The next downturn could rival the Great Depression and wipe $10 trillion off U.S. household assets

The banks may be safer today but the debt-drenched world economy is even more fragile than it was in 2008, and political solidarity has collapsed

The world’s major economies are skating on dangerously thin ice and lack the fiscal, monetary, and emergency tools to fight the next downturn.

A roster of top crisis veterans fear an even more intractable slump than the Lehman recession when the current ageing expansion rolls over. The implications for liberal democracy are sobering.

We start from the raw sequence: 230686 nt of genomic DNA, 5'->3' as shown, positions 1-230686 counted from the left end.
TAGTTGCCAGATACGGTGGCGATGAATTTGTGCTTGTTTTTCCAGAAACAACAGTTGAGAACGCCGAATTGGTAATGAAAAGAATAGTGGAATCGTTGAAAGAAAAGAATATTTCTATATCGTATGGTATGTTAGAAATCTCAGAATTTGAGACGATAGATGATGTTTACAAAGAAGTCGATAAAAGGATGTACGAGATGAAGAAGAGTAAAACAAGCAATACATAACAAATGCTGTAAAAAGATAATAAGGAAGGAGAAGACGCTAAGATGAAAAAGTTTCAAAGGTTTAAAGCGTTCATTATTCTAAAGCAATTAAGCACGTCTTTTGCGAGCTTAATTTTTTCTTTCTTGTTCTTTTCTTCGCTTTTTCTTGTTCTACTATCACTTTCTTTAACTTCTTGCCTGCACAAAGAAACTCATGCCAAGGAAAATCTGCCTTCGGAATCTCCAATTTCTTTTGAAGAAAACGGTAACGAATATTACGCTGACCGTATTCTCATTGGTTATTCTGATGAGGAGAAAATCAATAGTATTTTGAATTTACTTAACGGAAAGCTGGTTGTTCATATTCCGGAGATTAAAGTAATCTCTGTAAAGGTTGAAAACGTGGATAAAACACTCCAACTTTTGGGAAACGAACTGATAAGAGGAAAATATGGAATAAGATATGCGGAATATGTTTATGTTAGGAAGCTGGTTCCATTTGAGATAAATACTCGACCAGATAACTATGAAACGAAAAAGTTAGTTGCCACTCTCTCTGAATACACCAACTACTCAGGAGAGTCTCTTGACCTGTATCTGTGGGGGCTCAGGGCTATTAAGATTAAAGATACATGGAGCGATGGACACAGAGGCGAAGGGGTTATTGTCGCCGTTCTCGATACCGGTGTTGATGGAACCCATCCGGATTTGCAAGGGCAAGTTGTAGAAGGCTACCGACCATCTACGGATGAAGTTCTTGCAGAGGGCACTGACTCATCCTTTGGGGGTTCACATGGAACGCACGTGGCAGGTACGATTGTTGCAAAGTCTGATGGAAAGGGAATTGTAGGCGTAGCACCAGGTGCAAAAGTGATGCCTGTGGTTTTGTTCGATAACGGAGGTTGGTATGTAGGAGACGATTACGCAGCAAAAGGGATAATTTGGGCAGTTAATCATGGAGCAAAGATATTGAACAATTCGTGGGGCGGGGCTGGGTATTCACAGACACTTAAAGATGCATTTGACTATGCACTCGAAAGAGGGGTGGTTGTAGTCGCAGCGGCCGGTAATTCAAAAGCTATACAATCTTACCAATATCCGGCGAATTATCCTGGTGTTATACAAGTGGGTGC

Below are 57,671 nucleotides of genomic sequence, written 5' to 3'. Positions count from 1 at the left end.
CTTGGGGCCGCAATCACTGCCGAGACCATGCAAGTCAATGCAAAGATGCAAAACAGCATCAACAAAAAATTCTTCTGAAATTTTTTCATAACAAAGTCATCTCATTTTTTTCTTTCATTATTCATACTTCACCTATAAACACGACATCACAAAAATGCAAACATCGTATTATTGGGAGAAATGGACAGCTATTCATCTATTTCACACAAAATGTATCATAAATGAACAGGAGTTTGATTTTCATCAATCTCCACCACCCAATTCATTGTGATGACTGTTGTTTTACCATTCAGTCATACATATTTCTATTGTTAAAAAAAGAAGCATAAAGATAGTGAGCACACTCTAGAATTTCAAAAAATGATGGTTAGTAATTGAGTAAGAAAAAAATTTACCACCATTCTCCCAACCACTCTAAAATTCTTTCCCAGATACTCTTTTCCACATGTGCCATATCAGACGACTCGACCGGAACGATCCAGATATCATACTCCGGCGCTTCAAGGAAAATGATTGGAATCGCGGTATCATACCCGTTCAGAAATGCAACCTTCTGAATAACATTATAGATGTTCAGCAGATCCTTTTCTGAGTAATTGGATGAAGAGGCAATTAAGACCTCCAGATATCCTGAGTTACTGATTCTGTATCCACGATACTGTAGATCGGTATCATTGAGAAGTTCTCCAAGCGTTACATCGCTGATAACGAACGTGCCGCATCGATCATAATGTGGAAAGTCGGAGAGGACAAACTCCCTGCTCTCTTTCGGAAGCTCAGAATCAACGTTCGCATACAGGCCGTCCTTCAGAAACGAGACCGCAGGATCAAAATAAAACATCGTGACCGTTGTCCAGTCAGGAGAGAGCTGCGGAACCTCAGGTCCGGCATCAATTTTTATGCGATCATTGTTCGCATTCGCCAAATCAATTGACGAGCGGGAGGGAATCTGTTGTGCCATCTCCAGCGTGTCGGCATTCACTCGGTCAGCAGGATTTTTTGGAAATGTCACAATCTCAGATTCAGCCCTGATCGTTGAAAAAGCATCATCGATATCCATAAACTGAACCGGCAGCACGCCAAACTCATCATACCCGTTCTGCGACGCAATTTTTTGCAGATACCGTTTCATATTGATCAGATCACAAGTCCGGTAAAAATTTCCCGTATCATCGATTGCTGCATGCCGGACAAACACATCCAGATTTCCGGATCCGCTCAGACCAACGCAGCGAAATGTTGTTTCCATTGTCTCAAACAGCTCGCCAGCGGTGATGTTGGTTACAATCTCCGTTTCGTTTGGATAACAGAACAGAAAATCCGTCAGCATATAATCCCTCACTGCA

“We have no ability to turn the economy around,” said Martin Feldstein, President of the US National Bureau of Economic Research.

“When the next recession comes, it is going to be deeper and last longer than in the past. We don’t have any strategy to deal with it,” he told The Daily Telegraph.

Professor Feldstein, a former chairman of the White House Council of Economic Advisors, described a bleak scenario more akin to the depressions of the 1870s or the 1930s than anything experienced in the post-War era.

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